“Summertime ... and the living is easy...”

Last night, I was preparing for a service later this week and one ofsongs requested is ‘Summertime’, by George Gershwin. Originallyfrom the opera Porgy and Bess (1935), it has been performed by thousands of musicians. That's not bad for a piece of music that was part of an initially slow box-office run. The song is sung more than once in the opera, first as a lullaby, by Clara and then later it is sung by Bess.

As we head into the summer months, I am not sure how much‘easy living’ there will be! July’s diary is looking busy with lots ofexciting events like the school and church summer fairs to support and other events at our churches to attend – lots of details in this magazine! And of course, August is our traditional wedding month with most Saturdays full, sometimes even two on the dame day!

In the middle of July we say goodbye to the year 6 children from our primary schools about to start new adventures in September. Within the wider church, the end of June / early July is the timewhen the ‘new’ curates are ordained as deacons and those coming to the end of their first year are priested. I can’t believe it hasbeen seven years since I was that new curate – in some ways it seems a lifetime ago, in others only yesterday.

As I sit thinking about the summer months ahead, I was reminded about the importance of encouraging one another. That in turn reminded me of the biblical image of Barnabas (known as son ofencouragement) ‘who sold a field he owned, brought the money, and turned it over to the apostles’ (Acts 4:36). Barnabas was theone who was willing to vouch for both Paul and Mark and givethem both a second chance. Despite Paul’s apprehension of Mark, it appeared with the right encouragement and level of trust fromBarnabas, Mark became a ‘valuable assistant’ (2 Tim 4:11).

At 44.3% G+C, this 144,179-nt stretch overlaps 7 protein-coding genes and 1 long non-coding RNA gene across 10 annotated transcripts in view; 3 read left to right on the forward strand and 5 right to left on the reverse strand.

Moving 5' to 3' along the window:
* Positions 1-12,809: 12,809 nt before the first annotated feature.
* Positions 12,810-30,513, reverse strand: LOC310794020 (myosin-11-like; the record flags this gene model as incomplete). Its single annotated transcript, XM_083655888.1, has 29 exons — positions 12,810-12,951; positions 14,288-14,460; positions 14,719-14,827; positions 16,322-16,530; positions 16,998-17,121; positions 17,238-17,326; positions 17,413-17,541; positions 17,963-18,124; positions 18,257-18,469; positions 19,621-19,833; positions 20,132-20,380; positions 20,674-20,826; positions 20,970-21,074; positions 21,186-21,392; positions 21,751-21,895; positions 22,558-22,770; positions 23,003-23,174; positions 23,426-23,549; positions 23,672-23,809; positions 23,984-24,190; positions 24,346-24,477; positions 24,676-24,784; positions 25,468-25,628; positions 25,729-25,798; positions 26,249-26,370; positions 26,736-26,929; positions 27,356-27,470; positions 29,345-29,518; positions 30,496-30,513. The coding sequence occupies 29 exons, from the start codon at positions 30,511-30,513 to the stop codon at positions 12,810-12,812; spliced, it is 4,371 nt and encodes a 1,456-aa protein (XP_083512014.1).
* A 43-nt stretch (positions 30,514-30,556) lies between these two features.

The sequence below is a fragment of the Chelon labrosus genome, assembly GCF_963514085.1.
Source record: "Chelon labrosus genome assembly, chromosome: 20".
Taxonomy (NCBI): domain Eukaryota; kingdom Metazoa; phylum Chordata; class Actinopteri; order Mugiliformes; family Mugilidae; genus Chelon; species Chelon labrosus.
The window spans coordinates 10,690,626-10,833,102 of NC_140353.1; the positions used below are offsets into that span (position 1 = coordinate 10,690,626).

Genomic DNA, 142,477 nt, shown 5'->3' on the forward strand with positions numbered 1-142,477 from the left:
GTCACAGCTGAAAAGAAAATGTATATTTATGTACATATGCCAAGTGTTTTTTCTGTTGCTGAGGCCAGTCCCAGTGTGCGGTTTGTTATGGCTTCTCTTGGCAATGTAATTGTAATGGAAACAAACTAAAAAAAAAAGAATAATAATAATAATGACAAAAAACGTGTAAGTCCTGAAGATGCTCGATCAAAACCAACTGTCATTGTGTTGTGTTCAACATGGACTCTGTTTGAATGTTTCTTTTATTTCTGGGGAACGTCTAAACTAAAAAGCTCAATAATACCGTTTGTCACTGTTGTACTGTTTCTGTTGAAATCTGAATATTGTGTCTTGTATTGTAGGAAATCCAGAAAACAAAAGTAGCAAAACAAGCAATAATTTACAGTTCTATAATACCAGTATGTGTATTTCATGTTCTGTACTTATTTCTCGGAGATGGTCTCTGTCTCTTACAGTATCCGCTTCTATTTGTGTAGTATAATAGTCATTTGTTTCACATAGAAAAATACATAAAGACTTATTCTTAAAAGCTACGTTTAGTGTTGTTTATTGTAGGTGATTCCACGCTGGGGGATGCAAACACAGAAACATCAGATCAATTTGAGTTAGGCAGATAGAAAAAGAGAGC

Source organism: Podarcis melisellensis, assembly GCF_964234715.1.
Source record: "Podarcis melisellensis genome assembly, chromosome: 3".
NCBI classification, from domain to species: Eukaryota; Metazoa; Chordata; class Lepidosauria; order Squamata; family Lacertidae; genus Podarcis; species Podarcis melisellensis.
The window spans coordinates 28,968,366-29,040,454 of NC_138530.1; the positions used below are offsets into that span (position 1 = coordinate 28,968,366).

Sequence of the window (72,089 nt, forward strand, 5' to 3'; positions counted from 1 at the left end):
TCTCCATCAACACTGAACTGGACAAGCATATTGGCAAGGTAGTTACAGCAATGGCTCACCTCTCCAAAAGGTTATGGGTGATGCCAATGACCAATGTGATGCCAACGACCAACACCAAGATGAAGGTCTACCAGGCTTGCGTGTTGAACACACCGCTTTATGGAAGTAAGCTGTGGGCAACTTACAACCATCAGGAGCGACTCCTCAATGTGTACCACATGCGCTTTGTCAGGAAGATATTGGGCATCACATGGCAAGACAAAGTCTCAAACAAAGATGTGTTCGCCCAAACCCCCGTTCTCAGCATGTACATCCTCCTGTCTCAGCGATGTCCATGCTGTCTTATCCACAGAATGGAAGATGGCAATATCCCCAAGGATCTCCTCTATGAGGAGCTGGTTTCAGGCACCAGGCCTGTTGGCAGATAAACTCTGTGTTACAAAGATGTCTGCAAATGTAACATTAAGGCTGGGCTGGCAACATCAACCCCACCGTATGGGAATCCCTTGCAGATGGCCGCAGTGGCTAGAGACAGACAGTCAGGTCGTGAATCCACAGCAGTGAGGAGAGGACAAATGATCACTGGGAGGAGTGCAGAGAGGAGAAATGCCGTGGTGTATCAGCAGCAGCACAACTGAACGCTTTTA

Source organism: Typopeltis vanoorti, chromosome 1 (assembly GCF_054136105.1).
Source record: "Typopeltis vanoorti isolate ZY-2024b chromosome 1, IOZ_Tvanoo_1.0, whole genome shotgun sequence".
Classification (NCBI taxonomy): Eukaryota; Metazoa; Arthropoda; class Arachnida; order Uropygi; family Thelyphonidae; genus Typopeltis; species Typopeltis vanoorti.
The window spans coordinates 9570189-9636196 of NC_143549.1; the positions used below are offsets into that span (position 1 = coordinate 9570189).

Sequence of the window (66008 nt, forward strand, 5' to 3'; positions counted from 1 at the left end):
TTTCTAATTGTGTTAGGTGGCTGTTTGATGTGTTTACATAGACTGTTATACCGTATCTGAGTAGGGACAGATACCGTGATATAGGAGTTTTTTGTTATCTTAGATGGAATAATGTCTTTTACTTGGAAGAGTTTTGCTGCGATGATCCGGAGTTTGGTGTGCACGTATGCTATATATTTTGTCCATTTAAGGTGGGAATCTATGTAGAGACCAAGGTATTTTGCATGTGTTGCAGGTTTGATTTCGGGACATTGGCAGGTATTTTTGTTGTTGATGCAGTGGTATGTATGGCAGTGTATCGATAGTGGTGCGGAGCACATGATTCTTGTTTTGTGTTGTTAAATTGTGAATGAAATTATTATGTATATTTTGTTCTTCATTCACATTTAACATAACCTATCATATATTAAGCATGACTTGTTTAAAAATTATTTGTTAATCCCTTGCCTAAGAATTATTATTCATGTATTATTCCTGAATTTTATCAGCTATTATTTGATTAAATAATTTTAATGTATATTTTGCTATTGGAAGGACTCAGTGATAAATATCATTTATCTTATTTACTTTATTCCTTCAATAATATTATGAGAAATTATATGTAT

Reflecting on our own lives, I wonder who was your Barnabas? That person, or persons, who gave freely of themselves in order to help you grow into the person you are now? Encouraging oneanother is an essential part of discipleship. It’s allowing someone the space to ‘have a go’ but also providing them with an element6

of support in order to spring them back if things start to go out of control.

I am thankful for those who have been there for me, my ownpersonal ‘Barnabas’ people, who encouraged me. They gave methe space to try new things. Some went well, others not so! However, it is the support and care in those times that mean you learn so much about yourself and how or what you would change next time. Because like learning to ride a bike, it is the getting back up and getting back on that eventually means you can do it!

Church should not be about the few doing the many jobs, but themany doing a few jobs. You don’t always need to have the full skillset to take on a role, because those currently doing the role can show, encourage and step back. Some of us may need to havecourage to ‘have a go’ and others of us may need to be theencourager, giving space to ‘have a go’! This might just allow some ‘easier living’ for us all and not just in this summertime. Is Godcalling you to be an encourager or to have courage? We all need to listen and act on what He is saying.

Kim Lafferty